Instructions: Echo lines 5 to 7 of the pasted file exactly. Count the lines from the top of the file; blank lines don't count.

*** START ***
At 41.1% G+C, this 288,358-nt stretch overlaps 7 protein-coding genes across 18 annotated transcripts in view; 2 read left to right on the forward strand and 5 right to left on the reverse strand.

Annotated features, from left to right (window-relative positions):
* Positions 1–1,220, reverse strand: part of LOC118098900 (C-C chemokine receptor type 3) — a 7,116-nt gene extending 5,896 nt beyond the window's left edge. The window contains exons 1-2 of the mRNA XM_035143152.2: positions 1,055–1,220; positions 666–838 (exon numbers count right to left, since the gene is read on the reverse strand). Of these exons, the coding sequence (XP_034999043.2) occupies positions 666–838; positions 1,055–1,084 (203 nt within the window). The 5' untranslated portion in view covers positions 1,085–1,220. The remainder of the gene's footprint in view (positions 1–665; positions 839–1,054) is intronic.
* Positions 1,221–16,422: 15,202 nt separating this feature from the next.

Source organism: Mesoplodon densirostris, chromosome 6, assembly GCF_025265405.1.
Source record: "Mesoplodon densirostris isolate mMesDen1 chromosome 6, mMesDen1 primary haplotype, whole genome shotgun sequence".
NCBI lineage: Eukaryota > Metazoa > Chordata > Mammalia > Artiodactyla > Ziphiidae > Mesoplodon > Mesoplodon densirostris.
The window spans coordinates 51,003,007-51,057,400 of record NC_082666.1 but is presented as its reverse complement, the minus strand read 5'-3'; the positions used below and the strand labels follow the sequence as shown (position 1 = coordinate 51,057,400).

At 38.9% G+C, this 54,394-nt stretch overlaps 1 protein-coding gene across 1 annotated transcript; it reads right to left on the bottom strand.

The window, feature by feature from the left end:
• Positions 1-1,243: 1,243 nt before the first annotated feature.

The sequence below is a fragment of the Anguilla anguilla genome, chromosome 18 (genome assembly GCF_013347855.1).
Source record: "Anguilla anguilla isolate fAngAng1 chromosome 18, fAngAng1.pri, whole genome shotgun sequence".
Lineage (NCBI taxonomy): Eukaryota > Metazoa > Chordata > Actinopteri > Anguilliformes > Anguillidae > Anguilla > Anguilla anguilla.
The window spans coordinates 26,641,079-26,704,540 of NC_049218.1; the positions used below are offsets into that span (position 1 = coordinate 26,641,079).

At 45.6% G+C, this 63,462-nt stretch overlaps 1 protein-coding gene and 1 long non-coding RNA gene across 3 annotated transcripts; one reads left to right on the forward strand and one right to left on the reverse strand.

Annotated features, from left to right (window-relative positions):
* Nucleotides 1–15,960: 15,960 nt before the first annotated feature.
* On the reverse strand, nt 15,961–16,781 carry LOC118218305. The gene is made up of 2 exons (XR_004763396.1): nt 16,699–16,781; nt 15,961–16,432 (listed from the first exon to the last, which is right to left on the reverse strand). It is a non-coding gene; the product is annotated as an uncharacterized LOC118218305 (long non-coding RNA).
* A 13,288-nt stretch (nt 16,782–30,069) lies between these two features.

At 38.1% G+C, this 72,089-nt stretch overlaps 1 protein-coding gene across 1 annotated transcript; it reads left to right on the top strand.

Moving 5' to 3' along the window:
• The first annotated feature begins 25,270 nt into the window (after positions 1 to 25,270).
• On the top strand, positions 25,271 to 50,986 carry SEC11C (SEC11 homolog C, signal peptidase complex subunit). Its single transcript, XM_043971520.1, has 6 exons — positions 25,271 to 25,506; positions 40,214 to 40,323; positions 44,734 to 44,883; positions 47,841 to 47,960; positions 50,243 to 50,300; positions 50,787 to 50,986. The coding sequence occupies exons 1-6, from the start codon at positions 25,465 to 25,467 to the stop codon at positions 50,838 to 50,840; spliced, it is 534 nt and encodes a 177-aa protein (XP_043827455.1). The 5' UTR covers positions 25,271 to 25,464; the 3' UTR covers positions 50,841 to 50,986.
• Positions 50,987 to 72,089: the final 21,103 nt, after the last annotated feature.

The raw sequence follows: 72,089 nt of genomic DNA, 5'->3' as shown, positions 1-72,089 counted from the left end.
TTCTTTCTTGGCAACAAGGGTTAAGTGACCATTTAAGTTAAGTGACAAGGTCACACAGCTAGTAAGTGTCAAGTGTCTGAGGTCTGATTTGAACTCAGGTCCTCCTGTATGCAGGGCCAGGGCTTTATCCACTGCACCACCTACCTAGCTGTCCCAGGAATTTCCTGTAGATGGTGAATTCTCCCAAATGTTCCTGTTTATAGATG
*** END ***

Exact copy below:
Source organism: Mesoplodon densirostris, chromosome 6, assembly GCF_025265405.1.
Source record: "Mesoplodon densirostris isolate mMesDen1 chromosome 6, mMesDen1 primary haplotype, whole genome shotgun sequence".
NCBI lineage: Eukaryota > Metazoa > Chordata > Mammalia > Artiodactyla > Ziphiidae > Mesoplodon > Mesoplodon densirostris.